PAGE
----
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City Criminal Housing Violation

by | May 14, 2024 | Litigation

Hi, everyone. This is attorney Hunter Cavell from Cleveland, Ohio. Today I want to talk about criminal housing violations. Now, a lot of people don’t realize that every city has a different housing code, building code violations.

And I’m seeing a huge uptick in new cases coming out, and many of these cases are against companies. So a lot of people want to open a company or invest in Cleveland properties. There are certain things you have to do to make sure everything’s taken care of and is fine, such as keeping the grass cut, keeping the trash out if you’re rehabbing a property immediately, pulling permits, especially if there’s something that may make the building a nuisance, such as windows being broken, locks destroyed, or if the house is about to be condemned. Now, there are severe fines and penalties that go on every day. Every day is a new penalty, and some of these can be as high as $5,000 per structure.

So let’s say there’s a house and agarage on your property, and they both need to be condemned. Well, the city can say you’re out of compliance and you’ve been told to fix the property and haven’t yet and haven’t pulled the permits, and they can start assessing your company $5,000 a day for each one. So that could be $10,000 a day, which, if you’re out of compliance for the better part of a year, could be $3 million, which, if you have multiple properties in the city, you need to make sure you’re in compliance.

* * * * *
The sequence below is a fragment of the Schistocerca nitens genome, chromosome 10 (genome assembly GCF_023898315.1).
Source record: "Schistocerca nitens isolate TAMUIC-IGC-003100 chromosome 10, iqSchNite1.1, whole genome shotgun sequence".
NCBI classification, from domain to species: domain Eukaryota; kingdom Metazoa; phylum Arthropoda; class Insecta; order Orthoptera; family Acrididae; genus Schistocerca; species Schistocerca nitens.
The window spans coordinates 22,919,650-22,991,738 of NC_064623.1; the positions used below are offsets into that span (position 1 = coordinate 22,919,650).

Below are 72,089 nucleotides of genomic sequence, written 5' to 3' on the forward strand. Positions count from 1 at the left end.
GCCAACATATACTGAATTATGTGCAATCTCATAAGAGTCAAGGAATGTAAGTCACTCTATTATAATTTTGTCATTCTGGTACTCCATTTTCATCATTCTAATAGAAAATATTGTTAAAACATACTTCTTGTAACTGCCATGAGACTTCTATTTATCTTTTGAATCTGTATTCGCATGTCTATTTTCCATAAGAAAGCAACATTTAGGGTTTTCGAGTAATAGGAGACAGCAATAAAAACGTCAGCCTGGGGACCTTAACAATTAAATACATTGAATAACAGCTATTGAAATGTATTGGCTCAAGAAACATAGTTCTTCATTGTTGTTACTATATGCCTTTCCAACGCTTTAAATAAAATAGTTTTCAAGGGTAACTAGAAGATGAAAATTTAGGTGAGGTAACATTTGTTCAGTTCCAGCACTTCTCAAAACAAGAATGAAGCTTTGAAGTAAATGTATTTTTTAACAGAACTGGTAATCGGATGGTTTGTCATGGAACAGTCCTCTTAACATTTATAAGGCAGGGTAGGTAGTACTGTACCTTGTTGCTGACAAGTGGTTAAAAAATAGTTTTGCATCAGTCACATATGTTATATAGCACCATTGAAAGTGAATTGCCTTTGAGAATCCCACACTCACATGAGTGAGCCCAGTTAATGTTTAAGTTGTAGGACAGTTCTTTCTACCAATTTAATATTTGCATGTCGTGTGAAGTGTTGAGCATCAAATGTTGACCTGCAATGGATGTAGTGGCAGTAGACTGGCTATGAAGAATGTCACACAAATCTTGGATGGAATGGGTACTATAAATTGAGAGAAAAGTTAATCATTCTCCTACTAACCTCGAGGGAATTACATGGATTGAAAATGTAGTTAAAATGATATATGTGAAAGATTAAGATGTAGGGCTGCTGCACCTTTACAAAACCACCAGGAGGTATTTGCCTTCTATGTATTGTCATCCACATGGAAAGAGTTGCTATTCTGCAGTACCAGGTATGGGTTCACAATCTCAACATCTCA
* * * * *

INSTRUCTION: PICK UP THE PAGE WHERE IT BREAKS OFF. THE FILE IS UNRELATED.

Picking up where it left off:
Another way people may get in trouble is every company that owns property in certain cities, such as the city of Cleveland, must be registered with the secretary of state. That means if you’re an out-of-state company and investing in it, you need to be registered as a foreign entity to do business in Ohio. Otherwise, this is yet also a first degree misdemeanor, punishable by a fine of up to $5,000 a day. Now, typically, people will find out about this by either getting a ticket or a summons and complaint in the mail, which makes them come in for what’s called, typically, a Zoom hearing.

And now, if you’re a company and not a person, you must hire an attorney such as myself to handle this. Like I said, I’ve seen an uptick in these. These cases aren’t going away. It looks like the city of Cleveland is prosecuting more. I don’t know if they have a higher staff or if this problem just seems to be multiplying. But anyway, as soon as you get that summons and complaint, you need to contact an attorney, feel free to contact me at (440) 940-6441 or and I’m happy to take a look. And if I can help you out, I will. Thank you and have a good day.